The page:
Latest in on-going case seen as favouring privacy activist.
The European Court of Justice has given an opinion that the data sharing practice between European Union countries and US are ‘invalid’ which could prevent companies like Facebook share data to US authorities.
The opinion was provided by an advocate general (AG) of the European Court of Justice (CJEU) while hearing a lawsuit by a privacy campaigner on NSA’s PRISM programme.
Final judgement in the case is not out yet.
The case currently surrounds Facebook’s sharing of data with the NSA but should the final ruling be in line with the AG’s opinion, it could be also applicable US based tech titans including Apple, Google, Yahoo and Microsoft.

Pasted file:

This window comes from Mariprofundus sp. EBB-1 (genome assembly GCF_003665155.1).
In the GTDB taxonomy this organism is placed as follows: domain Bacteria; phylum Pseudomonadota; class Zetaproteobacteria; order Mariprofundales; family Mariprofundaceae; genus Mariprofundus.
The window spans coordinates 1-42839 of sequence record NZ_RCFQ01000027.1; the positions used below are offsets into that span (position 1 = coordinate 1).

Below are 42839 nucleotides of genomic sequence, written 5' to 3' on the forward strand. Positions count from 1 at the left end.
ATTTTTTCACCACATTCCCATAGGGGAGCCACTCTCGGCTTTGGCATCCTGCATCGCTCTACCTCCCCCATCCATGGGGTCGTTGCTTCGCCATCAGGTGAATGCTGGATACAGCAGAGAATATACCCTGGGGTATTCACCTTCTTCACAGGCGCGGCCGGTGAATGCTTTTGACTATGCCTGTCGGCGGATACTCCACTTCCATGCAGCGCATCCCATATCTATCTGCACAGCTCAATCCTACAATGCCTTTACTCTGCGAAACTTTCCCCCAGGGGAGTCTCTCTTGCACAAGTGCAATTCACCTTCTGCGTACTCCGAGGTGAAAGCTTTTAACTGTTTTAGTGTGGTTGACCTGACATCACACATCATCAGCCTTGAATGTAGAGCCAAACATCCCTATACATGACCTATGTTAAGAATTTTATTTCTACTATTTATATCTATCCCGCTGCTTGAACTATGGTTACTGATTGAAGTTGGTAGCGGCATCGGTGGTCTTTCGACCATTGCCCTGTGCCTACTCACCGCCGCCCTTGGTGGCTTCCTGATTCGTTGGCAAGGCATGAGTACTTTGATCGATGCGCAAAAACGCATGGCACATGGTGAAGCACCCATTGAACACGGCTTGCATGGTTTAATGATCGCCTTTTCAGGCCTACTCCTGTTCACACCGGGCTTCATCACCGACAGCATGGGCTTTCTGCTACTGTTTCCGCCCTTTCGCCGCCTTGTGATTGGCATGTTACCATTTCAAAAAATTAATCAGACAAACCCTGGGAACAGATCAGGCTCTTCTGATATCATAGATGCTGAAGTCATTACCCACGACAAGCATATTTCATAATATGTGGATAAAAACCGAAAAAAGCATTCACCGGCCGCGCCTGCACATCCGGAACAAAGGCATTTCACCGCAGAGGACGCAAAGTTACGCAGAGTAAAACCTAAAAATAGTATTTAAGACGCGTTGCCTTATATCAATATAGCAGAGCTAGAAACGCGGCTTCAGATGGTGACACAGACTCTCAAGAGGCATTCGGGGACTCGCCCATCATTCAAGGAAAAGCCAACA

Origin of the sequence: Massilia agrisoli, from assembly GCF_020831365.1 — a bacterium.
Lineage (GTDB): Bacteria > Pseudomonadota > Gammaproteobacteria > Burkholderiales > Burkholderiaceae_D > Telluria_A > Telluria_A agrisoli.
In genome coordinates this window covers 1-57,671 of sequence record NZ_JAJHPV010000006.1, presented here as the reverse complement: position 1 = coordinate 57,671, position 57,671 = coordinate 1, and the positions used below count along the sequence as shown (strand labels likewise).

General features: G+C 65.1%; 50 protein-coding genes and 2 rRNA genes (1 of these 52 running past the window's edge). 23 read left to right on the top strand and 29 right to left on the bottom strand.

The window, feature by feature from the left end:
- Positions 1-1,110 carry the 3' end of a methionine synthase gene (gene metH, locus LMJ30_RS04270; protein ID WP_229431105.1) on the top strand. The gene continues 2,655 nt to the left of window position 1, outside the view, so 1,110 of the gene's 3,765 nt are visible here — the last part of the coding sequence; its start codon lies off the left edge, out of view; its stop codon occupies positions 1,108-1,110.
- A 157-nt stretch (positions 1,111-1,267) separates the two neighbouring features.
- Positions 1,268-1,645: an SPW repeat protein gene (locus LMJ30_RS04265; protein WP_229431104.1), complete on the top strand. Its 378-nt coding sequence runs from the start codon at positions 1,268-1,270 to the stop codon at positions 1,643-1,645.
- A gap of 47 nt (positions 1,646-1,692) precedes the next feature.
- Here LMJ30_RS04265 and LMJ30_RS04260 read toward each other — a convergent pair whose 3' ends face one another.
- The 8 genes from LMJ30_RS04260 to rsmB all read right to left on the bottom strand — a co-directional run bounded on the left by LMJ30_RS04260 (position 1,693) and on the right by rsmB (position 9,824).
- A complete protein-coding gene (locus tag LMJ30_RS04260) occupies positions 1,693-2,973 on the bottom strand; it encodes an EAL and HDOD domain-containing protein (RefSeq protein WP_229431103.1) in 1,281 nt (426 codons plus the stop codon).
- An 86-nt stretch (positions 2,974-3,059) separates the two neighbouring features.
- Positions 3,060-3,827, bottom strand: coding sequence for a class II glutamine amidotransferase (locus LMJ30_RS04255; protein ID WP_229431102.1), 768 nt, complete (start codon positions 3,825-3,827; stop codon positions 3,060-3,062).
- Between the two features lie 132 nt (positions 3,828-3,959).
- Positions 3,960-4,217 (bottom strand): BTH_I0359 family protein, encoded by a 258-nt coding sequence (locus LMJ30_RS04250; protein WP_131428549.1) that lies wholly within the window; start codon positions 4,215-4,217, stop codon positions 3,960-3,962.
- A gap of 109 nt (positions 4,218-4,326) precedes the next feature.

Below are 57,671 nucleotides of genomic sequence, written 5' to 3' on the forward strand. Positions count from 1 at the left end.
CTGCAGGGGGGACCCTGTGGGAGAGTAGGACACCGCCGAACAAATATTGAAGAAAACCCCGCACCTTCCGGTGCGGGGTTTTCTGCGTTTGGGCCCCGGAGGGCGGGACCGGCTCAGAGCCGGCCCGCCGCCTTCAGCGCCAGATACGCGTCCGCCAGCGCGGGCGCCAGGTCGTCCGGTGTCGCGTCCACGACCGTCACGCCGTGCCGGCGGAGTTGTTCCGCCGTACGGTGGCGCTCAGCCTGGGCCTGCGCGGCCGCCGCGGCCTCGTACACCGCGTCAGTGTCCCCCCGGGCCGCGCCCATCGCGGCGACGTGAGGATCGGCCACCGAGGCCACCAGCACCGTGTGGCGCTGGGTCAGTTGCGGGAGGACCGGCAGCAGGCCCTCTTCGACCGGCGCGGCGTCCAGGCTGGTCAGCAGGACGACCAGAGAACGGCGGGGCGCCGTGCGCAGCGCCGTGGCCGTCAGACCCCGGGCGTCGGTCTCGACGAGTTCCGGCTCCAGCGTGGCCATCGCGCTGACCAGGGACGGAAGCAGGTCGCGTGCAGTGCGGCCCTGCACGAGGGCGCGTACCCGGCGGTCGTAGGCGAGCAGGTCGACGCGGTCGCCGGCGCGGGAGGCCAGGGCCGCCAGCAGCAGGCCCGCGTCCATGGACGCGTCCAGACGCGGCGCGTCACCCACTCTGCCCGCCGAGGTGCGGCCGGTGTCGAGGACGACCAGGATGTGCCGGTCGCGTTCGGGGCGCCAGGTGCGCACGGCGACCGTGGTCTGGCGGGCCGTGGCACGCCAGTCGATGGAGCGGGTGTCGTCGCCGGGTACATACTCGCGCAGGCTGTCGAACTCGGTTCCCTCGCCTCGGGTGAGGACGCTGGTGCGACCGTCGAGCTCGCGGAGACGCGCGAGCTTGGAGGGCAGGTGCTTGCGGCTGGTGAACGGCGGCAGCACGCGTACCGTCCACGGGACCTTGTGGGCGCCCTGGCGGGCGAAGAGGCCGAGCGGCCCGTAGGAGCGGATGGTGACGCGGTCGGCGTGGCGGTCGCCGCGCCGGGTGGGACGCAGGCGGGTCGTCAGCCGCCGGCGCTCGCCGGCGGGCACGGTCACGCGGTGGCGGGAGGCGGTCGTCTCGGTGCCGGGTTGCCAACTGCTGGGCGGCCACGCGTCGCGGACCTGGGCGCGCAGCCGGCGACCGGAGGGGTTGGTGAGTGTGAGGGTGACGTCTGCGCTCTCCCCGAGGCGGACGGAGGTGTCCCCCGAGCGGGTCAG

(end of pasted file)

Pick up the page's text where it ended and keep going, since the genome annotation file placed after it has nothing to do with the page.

Final ruling by the 15 judge bench of the highest court in the European Union is expected later this year.
Austrian privacy activist Max Schrems has been campaigning against Facebook for privacy violation after former CIA employee Edward Snowden revealed that the US was spying on other countries through surveillance scheme operated by the NSA called Prism.
Prism provides provided US officials with ways to scrutinise data held by US tech firms about Europeans and other foreign citizens.
Max Schrems said: "Self-certification under safe harbor gives US companies an extremely unfair advantage over all other players on the European market that have to stick to much stricter EU law.
"Removing ‘safe harbor’ would mainly mean that US companies have to play by rules that are equal to those their competitors already play by and that they cannot aid US mass surveillance."